It is surprising to me that Derek Falvey wasn’t more proactive in addressing the bullpen, but the stats suggest that some dudes just got unlucky, like Thielbar with a .324 BABIP and a 69.4% LOB%. Falvey was a longtime executive for the Indians and that was an organization that didn’t panic. If the stats had bad luck indicators, they would trust their reports and expect a bounce-back season.

The Twins also have Jorge Lopez, who was stellar for the Orioles, but bad for the Twins, for the full season to define those bullpen roles. Admittedly, I don’t love this group, but the results were worse than the numbers and the Twins did run bad as a whole pitching staff with men in scoring position.

Miscellaneous Notes

To expand on that last point, the Twins had the seventh-highest wOBA against with RISP, including the second-highest number of home runs allowed. On the flip side, the Twins' offense was exactly league average with RISP with a 100 wRC+. Oftentimes, the records of fringy teams are defined by what happens in high-leverage situations. That was the case with the Twins last season.

That’s why they were four games worse than their Pythagorean Win-Loss and BaseRuns records. Minnesota was also 20-28 in one-run games, which ranked 25th in win percentage.

There was also a huge discrepancy between defensive metrics for Minnesota. The Twins were +25 Defensive Runs Saved per The Fielding Bible, but -18 Outs Above Average per Statcast. I tend to trust Statcast more, but that’s a huge difference.

Player to Watch

SP Joe Ryan: Relative to his peers, Ryan is not a household name. That means we could find a little more betting value on him throughout the season. He was also a 60% fastball guy last season but worked on some new pitches this offseason, including a slider with a different shape and more of a splitter. I’m not sure I’m enamored with him trying to induce more grounders in a post-shift world, but I can see the appeal to him. He always had a lot of swing-and-miss coming up through the minors, though health was an ongoing concern, as it is for most guys. He still had an above-average swinging strike rate and over a strikeout per inning last season, but I think his goal is to improve his chase rate and I agree with that notion. I don’t think we should be surprised if Ryan is Minnesota’s best starter this season.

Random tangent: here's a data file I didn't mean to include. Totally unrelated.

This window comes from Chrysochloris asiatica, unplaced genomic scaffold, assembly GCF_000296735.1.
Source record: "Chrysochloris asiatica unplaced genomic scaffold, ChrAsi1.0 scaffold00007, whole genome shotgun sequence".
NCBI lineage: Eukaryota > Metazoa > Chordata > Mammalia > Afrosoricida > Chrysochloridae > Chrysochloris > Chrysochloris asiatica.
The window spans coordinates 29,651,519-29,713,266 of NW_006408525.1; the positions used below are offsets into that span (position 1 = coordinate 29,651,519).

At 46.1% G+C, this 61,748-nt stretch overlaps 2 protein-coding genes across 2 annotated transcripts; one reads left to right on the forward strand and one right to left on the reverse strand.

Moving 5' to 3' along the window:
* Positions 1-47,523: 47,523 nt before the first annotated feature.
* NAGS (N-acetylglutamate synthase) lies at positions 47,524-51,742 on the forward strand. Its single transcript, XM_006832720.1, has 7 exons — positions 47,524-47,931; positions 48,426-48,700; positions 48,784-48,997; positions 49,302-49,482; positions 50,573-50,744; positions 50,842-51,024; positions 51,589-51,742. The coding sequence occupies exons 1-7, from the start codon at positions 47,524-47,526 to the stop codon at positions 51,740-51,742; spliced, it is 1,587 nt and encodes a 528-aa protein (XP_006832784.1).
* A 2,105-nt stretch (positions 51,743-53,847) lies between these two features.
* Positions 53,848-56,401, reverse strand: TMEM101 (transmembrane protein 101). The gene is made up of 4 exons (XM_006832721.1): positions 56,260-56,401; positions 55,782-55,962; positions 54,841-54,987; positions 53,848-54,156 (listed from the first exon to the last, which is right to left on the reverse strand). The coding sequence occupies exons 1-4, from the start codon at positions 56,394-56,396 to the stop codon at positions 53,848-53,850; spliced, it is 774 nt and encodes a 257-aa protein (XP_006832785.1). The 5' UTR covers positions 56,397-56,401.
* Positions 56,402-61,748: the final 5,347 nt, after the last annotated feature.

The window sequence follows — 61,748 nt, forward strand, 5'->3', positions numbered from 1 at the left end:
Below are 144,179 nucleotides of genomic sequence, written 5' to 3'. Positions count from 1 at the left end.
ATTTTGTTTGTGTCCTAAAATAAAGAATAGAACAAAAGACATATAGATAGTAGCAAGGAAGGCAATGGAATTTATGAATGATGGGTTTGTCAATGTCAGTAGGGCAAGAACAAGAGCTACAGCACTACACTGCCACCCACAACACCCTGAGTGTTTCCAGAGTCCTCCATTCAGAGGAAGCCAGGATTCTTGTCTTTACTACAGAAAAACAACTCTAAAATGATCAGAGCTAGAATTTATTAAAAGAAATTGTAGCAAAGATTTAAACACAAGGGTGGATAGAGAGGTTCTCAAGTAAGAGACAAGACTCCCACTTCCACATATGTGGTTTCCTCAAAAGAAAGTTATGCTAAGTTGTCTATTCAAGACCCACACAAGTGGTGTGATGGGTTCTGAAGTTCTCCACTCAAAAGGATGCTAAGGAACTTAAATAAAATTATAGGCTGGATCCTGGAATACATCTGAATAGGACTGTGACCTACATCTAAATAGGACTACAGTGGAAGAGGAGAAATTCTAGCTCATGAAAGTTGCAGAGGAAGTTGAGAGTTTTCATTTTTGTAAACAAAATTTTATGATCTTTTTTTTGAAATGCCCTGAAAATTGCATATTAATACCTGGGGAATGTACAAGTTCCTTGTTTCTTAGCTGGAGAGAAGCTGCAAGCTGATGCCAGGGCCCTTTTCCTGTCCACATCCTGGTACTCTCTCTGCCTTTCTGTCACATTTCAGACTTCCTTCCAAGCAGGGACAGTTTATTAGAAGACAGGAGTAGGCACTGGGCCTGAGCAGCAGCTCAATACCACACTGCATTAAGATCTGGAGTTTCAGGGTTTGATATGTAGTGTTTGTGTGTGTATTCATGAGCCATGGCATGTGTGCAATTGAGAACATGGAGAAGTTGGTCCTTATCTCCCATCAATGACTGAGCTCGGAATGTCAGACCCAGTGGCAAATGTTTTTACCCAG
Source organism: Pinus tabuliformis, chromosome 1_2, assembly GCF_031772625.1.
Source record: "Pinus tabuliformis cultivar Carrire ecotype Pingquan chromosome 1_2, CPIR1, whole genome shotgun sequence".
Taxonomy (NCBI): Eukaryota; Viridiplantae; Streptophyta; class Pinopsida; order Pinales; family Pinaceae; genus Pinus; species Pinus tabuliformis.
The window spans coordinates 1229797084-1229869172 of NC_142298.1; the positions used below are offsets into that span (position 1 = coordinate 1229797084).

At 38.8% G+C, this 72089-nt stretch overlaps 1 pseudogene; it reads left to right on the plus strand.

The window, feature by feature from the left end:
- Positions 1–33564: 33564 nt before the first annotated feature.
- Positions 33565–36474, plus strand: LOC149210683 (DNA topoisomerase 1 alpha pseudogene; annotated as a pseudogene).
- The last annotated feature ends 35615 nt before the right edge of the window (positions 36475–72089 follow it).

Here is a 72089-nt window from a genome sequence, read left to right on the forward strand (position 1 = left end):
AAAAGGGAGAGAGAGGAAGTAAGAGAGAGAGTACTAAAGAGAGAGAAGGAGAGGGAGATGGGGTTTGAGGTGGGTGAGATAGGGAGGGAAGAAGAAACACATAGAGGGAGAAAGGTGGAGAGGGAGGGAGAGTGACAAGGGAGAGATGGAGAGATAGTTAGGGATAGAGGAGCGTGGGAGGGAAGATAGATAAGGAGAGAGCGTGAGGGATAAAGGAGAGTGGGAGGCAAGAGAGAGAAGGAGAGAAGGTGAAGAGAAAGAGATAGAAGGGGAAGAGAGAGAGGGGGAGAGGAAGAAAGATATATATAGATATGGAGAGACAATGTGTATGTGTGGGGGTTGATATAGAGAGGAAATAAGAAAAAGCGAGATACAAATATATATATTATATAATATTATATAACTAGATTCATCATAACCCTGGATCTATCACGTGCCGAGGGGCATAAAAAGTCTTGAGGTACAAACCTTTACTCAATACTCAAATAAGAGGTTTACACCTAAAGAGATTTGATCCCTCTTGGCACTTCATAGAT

Minnesota Twins Season Win Total Pick

I’m surprised to see the Twins and White Sox with the same win total odds since PECOTA loves Minnesota and dislikes Chicago. As I wrote in the intro, I can see the reasons for optimism about the Twins. They return the bulk of a top-10 offense and Buxton is healthy, at least for now. The rotation looks substantially better with Lopez and the return of Maeda, especially because the starting staff was the biggest area of need last season.

Another reason I’m surprised with this win total number is because the Twins were four games better by Pythagorean Win-Loss last season and BaseRuns last season, suggesting they should have been 82-80. Add that to PECOTA’s lofty projection of 88-74 and it’s interesting to see the Twins and White Sox lined as equals, though Minnesota does have a shorter price to win the AL Central. Of course, they also have a longer price to win the World Series and haven’t won a playoff series since 2002. In fact, the Twins are 2-21 in their last 23 playoff games dating back to 2003.

I just find the Twins to be unreliable. Aside from the juiced ball year of 2019 when the Twins led the league in home runs, they’ve squandered some talented teams with a lot of the same personnel, especially the last two seasons. I think they have a wide range of outcomes this year and I don’t want to be on either side of this win total. If I had to bet it, though, I’d bet the under and assume Buxton is hurt and other hurdles get in the way.

Lean: Under 83.5